Since I started treatment, I go to the clinic every 4 weeks to have my blood checked. The nurses are great and alternate what they’re looking for, but mainly they’re checking the status of my viral load. If the viral load is decreasing this means that the treatment is working. When I was first diagnosed I was told that my viral load was high, not a great sign apparently. I’m hepatitis C genotype 3a and although treatment was a real option I wasn’t too optimistic. That’s why I was really surprised and happy to find out at 8 weeks that my test was negative! I thought champion, that’s it I’m beating this thing. I’d hoped that the virus had decreased but negative? Great news.
My nurse told me that I had to take this result with a pinch of salt, as although it showed that the virus was being affected by the medicine, they couldn’t be sure that I’d cleared it until 6 months after I’d finished treatment. That hit me. Apparently it could seem to go away and then come back. It made me realise that I couldn’t take this lightly, I had to finish treatment to give my body the best chance of clearing this hepatitis C for good.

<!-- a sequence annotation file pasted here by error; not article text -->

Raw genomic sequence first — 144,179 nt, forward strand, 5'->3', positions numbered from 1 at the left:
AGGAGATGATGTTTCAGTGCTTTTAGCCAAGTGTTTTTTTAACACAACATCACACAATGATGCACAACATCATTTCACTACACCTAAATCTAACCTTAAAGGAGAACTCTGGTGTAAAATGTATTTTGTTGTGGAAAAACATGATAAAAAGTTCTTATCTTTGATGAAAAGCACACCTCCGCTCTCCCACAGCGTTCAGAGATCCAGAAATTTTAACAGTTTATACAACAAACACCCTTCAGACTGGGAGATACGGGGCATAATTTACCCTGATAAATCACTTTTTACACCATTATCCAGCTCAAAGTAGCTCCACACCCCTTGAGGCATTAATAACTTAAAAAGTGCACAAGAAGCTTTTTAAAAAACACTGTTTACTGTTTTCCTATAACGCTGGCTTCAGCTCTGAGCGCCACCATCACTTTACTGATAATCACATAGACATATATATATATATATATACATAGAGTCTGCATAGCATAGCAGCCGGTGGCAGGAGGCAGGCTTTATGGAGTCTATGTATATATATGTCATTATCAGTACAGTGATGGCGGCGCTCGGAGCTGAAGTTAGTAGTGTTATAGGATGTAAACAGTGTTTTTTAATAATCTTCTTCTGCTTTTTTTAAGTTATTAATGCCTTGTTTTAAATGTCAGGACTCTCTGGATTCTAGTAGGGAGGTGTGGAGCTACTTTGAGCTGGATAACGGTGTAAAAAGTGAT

And I’m glad I did because I’ve just reached the 24 week treatment milestone and have received another negative result! Waiting for the test results was agony but now I know I’m 90% rid of this virus I’m focussing on the end of treatment. This result has perked me up no end but I’m not making any plans for after I finish treatment yet. I just need to focus on taking care of myself and getting through to the end. Then I can start thinking about rebuilding my life where I left off.
During a recent routine check-up my GP detected an excess level of acid in my stomach and, being cautious, recommended a liver function check. I’ve been fit and healthy my whole life, always playing lots of footie and working out, so I wasn’t too concerned and put it down to too many heavy nights on the sauce. Test taken, results in and the news wasn’t good. My liver was under an abnormal level of stress and more tests would be needed.
Two weeks later, I was called back to my GP for the news that hit me like a train. I had tested positive for hepatitis C. At first I felt completely numb. I had to leave the room, try to get my thoughts together and take in what seemed like the passing of a death sentence. I was vaguely aware of hepatitis C from the various advertising campaigns and (helpfully) the only details I could remember was it being called the ‘silent killer’.